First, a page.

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The Routledge Handbook of Urban Ecology

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The Routledge Handbook of Urban Ecology by Douglas; Ian, 9780415498135
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  • ISBN: 9780415498135 | 0415498139
  • Cover: Hardcover
  • Copyright: 2/22/2011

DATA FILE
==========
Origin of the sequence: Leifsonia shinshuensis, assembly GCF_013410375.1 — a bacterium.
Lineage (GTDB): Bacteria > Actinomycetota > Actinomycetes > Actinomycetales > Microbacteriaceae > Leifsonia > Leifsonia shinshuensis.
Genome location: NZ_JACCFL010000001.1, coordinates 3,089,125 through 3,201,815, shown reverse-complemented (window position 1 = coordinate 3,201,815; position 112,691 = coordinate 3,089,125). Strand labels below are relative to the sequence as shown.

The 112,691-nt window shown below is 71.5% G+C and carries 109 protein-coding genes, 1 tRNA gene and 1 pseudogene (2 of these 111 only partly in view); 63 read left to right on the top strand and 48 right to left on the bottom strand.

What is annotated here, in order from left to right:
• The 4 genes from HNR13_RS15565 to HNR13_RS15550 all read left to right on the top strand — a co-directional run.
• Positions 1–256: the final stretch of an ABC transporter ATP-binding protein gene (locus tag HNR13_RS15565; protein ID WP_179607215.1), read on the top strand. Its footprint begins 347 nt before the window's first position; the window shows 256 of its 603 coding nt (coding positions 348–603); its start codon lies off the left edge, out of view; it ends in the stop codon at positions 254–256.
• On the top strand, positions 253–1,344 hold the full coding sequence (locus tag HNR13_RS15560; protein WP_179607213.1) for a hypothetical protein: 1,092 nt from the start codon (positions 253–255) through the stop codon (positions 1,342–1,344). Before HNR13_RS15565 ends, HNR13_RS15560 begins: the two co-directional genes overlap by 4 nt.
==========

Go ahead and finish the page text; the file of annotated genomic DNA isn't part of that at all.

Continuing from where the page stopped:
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The birds, animals, insects, trees and plants encountered by the majority of the world's people are those that survive in, adapt to, or are introduced to, urban areas. Some of these organisms give great pleasure; others invade, colonise and occupy neglected and hidden areas such as derelict land and sewers. Urban ecology analyses this biodiversity and complexity and provides the science to guide policy and management to make cities more attractive, more enjoyable, and better for our own health and that of the planet. This book provides a state-of the art guide to the science, practice and value of urban ecology to help everyone understand and enjoy their urban habitat.Original contributions from leading academics and practitioners from across the world provide an in-depth coverage of the main elements of practical urban ecology. The sixty five chapters provide practitioners and students with the wealth of interdisciplinary information needed to manage the biota and green landscapes in urban areas. In six parts it deals with the philosophies, concepts and history of urban ecology; followed by consideration of the biophysical character of the urban environment and the diverse habitats found within it. It then examines human relationships with urban nature, the health, economic and environmental benefits of urban ecology before discussing the methods used in urban ecology and ways of putting the science into practice.Urban areas have high biodiversity. Urban gardens and vegetable plots have multiple benefits, from helping to reduce greenhouse gases to providing insect and bird habitats. Encounters with nature in cities help to improve our physical and mental health. The ecosystem services provided by nature in cities include cooling the urban area, reducing urban flood risks, filtering pollutants, supplying some of our food, and giving opportunities for accessible recreation. Yet protecting urban nature faces competition from other urban land uses.

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